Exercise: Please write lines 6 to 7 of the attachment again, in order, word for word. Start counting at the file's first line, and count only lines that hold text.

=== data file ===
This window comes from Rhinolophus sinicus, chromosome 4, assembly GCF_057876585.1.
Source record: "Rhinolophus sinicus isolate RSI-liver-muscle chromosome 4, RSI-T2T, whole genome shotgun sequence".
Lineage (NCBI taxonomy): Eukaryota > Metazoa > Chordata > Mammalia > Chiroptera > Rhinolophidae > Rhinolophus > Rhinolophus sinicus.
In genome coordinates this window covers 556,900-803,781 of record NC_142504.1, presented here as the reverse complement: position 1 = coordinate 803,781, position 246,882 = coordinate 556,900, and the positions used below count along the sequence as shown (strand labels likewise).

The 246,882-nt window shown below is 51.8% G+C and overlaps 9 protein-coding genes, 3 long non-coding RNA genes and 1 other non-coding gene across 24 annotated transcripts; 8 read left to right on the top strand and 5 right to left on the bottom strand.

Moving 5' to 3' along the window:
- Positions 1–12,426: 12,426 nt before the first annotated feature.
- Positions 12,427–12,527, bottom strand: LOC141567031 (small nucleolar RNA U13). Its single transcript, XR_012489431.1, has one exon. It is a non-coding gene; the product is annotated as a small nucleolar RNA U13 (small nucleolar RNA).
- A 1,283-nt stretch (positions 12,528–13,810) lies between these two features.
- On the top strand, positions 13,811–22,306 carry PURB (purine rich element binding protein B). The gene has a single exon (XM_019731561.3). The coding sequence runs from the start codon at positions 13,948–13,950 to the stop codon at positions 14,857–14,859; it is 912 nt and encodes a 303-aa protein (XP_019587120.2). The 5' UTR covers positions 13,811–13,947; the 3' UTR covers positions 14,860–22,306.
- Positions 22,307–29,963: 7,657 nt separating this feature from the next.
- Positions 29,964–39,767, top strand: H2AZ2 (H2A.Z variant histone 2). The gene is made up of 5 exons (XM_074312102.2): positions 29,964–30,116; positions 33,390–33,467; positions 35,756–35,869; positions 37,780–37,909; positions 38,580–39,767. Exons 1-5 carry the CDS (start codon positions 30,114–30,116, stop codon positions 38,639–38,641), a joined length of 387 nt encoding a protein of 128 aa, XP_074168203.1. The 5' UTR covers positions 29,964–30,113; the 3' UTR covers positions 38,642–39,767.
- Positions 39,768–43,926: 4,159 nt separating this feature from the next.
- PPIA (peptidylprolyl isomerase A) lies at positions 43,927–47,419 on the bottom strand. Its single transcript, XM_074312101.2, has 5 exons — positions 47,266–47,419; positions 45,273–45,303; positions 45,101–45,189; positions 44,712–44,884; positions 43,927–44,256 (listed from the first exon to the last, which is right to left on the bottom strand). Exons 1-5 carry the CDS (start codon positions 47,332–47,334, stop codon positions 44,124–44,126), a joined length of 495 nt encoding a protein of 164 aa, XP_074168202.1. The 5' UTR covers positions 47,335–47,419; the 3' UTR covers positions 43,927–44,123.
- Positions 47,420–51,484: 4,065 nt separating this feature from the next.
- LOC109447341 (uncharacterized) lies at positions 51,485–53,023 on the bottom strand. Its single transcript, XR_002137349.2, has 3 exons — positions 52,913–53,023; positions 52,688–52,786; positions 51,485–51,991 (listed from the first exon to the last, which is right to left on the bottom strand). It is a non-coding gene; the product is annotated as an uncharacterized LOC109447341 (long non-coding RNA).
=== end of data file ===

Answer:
Moving 5' to 3' along the window:
- Positions 1–12,426: 12,426 nt before the first annotated feature.